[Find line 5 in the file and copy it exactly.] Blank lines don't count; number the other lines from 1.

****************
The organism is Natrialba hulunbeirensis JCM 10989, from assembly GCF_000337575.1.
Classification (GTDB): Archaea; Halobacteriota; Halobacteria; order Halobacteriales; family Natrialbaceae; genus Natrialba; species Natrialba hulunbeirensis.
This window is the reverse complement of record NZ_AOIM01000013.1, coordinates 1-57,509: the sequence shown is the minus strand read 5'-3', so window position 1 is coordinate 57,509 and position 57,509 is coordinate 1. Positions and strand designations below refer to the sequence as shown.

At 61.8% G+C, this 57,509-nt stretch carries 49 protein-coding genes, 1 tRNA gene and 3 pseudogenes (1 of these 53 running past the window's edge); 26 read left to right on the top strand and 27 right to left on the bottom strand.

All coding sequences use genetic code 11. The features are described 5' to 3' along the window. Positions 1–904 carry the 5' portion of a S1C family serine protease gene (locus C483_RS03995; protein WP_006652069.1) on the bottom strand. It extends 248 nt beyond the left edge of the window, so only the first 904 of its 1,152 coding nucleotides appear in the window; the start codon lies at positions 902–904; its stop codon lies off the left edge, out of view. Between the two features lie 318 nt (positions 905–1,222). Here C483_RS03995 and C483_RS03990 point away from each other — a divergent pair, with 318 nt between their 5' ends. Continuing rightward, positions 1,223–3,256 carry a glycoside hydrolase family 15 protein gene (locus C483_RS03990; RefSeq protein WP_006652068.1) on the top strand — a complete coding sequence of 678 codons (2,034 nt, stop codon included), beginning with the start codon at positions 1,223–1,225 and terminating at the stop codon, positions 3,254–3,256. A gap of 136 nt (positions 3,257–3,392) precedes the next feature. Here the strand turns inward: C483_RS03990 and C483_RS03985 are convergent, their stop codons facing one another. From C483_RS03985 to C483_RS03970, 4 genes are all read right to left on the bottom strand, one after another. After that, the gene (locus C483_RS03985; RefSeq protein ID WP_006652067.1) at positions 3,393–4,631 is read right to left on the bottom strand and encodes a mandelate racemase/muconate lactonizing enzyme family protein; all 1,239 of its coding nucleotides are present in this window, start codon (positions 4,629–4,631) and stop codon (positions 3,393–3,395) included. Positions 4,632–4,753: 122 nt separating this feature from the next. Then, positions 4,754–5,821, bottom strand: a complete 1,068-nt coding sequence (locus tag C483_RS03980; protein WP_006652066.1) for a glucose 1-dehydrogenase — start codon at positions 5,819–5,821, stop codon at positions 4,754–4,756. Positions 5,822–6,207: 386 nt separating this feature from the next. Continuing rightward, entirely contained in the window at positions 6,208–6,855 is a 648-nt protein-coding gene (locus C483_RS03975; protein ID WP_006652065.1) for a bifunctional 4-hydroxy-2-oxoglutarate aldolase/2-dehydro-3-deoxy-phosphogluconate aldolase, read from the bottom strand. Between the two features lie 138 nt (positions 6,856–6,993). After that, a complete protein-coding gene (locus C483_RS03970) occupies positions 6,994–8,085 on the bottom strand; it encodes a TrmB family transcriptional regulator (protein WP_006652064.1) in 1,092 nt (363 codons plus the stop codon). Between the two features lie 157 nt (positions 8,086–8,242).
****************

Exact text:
All coding sequences use genetic code 11. The features are described 5' to 3' along the window. Positions 1–904 carry the 5' portion of a S1C family serine protease gene (locus C483_RS03995; protein WP_006652069.1) on the bottom strand. It extends 248 nt beyond the left edge of the window, so only the first 904 of its 1,152 coding nucleotides appear in the window; the start codon lies at positions 902–904; its stop codon lies off the left edge, out of view. Between the two features lie 318 nt (positions 905–1,222). Here C483_RS03995 and C483_RS03990 point away from each other — a divergent pair, with 318 nt between their 5' ends. Continuing rightward, positions 1,223–3,256 carry a glycoside hydrolase family 15 protein gene (locus C483_RS03990; RefSeq protein WP_006652068.1) on the top strand — a complete coding sequence of 678 codons (2,034 nt, stop codon included), beginning with the start codon at positions 1,223–1,225 and terminating at the stop codon, positions 3,254–3,256. A gap of 136 nt (positions 3,257–3,392) precedes the next feature. Here the strand turns inward: C483_RS03990 and C483_RS03985 are convergent, their stop codons facing one another. From C483_RS03985 to C483_RS03970, 4 genes are all read right to left on the bottom strand, one after another. After that, the gene (locus C483_RS03985; RefSeq protein ID WP_006652067.1) at positions 3,393–4,631 is read right to left on the bottom strand and encodes a mandelate racemase/muconate lactonizing enzyme family protein; all 1,239 of its coding nucleotides are present in this window, start codon (positions 4,629–4,631) and stop codon (positions 3,393–3,395) included. Positions 4,632–4,753: 122 nt separating this feature from the next. Then, positions 4,754–5,821, bottom strand: a complete 1,068-nt coding sequence (locus tag C483_RS03980; protein WP_006652066.1) for a glucose 1-dehydrogenase — start codon at positions 5,819–5,821, stop codon at positions 4,754–4,756. Positions 5,822–6,207: 386 nt separating this feature from the next. Continuing rightward, entirely contained in the window at positions 6,208–6,855 is a 648-nt protein-coding gene (locus C483_RS03975; protein ID WP_006652065.1) for a bifunctional 4-hydroxy-2-oxoglutarate aldolase/2-dehydro-3-deoxy-phosphogluconate aldolase, read from the bottom strand. Between the two features lie 138 nt (positions 6,856–6,993). After that, a complete protein-coding gene (locus C483_RS03970) occupies positions 6,994–8,085 on the bottom strand; it encodes a TrmB family transcriptional regulator (protein WP_006652064.1) in 1,092 nt (363 codons plus the stop codon). Between the two features lie 157 nt (positions 8,086–8,242).